Protection from Spotted Lanternfly

Question: In January 2018, a new invasive pest, the Spotted Lanternfly (SLF), was first seen in Northern Virginia. Is this insect a problem and what do I need to know to protect my property?

The Spotted Lanternfly (Lycorma delicatula), was discovered in the U.S. in 2014 in southeastern Pennsylvania. Native to Asia (China, Japan, Korea, Vietnam, and India), the SLF probably arrived in the U.S. in materials shipped from Asia. As of April 2021, SLF is found in Pennsylvania, New Jersey, Virginia, West Virginia, Maryland, Connecticut, Delaware, New York, and Ohio.

Stephen Ausmus, USDA – ARS

SLF has been detected on over 70 different host plants. It is considered a serious pest of some commercial crops, such as hops, grapes, apples, peaches, other orchard fruit trees, logging, tree- and wood products and green industries. It can also be a nuisance to homeowners if present in large numbers, damaging ornamental plants, including trees and shrubs. SLF is most commonly found on Tree-of-heaven (Ailanthus altissima), an invasive species that is widespread throughout Virginia. SLF is also present on black walnut, red and silver maples, Virginia creeper and oaks. The economic impact could total in the hundreds of millions of dollars for those in grapes, apples, hops, and hardwood industries. In April 2021, the Delaware Valley Journal reported that the SLF could cost Pennsylvania commercial agriculture $324 million annually.

Identifying the Spotted Lanternfly
SLF is a planthopper, not a fly as its name implies, and it sucks sap from the vascular tissue (phloem) of the trunk, stems and leaves of plants. It was named lanternfly because scientists mistakenly thought these insects glowed in the dark like fireflies.

Knowing the life cycle of the SLF and when each life stage occurs can help with identification:

    1. September to November – the adult female lays her eggs in masses (1-1.5” long and ½-3/4” wide) which look somewhat like splashes of gray-brown mud with a waxy coating.
    2. April to June – the early-stage nymphs are wingless, black with white spots and approximately 3/8” long after the 3rd molt; they move quickly and may dart around the stem or under the leaf.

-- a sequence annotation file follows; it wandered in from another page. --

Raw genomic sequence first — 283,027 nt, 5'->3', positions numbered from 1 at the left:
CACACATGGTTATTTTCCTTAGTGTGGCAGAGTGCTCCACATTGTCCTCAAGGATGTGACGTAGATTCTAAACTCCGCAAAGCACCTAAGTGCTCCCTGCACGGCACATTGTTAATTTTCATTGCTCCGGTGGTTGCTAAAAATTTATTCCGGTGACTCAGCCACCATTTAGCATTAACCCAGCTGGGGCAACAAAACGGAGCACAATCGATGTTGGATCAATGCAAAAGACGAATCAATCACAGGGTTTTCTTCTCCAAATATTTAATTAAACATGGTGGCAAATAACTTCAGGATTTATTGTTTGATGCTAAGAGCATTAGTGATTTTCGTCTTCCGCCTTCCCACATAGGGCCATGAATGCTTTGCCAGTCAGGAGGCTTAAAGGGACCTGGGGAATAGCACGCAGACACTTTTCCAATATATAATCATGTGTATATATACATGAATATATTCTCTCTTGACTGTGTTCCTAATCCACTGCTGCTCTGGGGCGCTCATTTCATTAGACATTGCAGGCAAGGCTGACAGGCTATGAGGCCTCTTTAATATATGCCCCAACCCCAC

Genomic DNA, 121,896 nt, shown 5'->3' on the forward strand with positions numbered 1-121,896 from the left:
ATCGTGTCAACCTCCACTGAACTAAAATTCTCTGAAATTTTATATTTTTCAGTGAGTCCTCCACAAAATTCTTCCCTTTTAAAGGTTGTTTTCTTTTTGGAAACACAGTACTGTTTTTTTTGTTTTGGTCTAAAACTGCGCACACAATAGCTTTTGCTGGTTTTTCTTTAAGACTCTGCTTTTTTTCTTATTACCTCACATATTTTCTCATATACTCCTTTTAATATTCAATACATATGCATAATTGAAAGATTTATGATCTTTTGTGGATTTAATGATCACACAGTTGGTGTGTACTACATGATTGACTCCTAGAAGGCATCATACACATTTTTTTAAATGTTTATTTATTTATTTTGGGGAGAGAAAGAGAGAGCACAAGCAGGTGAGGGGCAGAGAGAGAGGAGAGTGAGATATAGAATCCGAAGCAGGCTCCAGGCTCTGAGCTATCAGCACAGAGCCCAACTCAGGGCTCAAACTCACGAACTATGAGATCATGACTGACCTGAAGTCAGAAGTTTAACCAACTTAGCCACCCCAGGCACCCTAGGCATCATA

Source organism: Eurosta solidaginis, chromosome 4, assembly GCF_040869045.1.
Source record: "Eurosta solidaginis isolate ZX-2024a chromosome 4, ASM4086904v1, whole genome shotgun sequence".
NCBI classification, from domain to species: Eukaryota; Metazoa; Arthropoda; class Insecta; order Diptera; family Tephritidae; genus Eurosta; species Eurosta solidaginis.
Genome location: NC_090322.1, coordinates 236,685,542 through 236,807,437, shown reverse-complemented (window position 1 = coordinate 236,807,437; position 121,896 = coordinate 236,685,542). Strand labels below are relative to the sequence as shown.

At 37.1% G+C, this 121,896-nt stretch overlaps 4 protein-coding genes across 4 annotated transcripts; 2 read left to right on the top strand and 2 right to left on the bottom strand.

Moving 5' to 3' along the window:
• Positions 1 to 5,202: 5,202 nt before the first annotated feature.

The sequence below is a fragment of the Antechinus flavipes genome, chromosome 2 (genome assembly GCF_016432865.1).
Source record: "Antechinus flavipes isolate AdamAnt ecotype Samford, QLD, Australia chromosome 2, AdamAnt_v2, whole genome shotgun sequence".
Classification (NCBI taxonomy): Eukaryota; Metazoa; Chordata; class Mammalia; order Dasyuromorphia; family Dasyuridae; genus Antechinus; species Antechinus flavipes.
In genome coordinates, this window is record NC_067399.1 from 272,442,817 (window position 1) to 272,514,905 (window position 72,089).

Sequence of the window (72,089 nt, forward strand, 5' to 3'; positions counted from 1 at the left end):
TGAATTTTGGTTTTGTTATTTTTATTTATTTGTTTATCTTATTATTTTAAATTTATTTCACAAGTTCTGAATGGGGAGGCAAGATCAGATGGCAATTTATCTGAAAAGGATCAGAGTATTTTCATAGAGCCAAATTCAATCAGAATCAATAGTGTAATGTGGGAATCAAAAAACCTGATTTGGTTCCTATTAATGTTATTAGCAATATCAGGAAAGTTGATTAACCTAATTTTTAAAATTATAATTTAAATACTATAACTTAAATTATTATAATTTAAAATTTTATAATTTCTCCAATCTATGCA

3. June to July – the late stage nymphs are approximately 7/8” long and are now red in color with black and white markings; they can quickly jump or hop away.
    4. July – after molting, the exoskeleton can remain on the plant for some time (the same way a cicada will leave behind its exoskeleton).
    5. mid-July to October – the adult SLF is approximately 1” long with a wingspan of 1.5”; its front wings are light brown/grey with black spots and wing tips with thin broken black lines outlined in grey; the hind wings have contrasting patches of red and black with a white band; the legs and head are black; the abdomen is yellow with broad black bands.

Stephen Ausmus, USDA – ARS

Where to Look for SLF & Signs of Damage
Damage may appear as oozing sap, wilting, leaf curling, yellow or brown leaves, leaf loss or production of honeydew, a sugary liquid waste product of the SLF with a vinegary smell. The honeydew can cover lower branches, the trunk, and/or on vegetation under the tree. This sweet liquid attracts sugar-loving ants, flies, bees, and wasps and encourages the development of sooty mold (a black fungus that blocks the photosynthesis of the plants covered by it). The sap can also lead to white yeast and mold growth.

  • April to July – check small stems and undersides of leaves of trees (tree of heaven, and other trees and vines mentioned above) for early and late-stage nymphs.
  • July to November – search for the adult SLF and the damage that may have been done to trees and plants.
  • October – look for multiple egg masses on trees and other plants, stones, grills, lawn furniture, rusty metal.

How to Control the Spread of SLF

  1. Familiarize yourself with the life cycle of the SLF, learn how to identify it and report any sightings of this pest to your local Cooperative Extension office.
  2. If you have seen SLF on your property, use best management practices to stop the spread: remove SLF egg masses, nymphs and adults and follow guidelines for proper application and timing of organic or biological controls. Avoid insecticides, if possible.
  3. If you live in an area where there is a quarantine, follow the follow the guidelines for mitigating the spread of the pest.
  4. Search and destroy the primary host for the SLF –any tree of heaven growing on your property (seedlings or larger trees) using appropriate treatments from this Blue Ridge Prism alert.

The damage can be devastating, but there is some slightly better news about SLF:

  • It does not bite.
  • It does not sting.
  • It does not overwinter inside houses or cause harm to the house.
  • While egg masses can overwinter, the adult SLF does not survive Virginia winters.
  • It is safe to eat plants fed on by SLF.

To learn more, visit the Virginia Cooperative Extension web page for a short video on the Spotted Lanternfly, the Virginia Department of Agriculture and Consumer Services (VDACS) web page, and the resources listed below.


“Five Things to Know about the Spotted Lanternfly,” Artika Casini, University of Delaware, UDaily, 18 Aug. 2020.

“Now is the Time to Tackle Tree of Heaven,” Piedmont Master Gardeners, Timely Topics, 15 Sept. 2020.

“Pest Alert: Spotted Lanternfly, Lycorma Delicatula,” Eric Day et. al, Virginia Cooperative Extension, Publication, ENTO-265NP, 2018.

“Spotted Lanternfly,” Eric Day et. al, Virginia Cooperative Extension, Publication, ENTO-180NP, 1 Jul 2018.

“Possible Spotted Lanternfly Look-Alikes,” Theresa Dellinger & Eric Day, Virginia Tech, Department of Entomology, Publication, ENTO-276NP, 2018.

“Spotted Lanternfly Management in Vineyards,” Dave Biddinger et. al, PennState University, PennState Extension, Updated 20 Apr. 2021.

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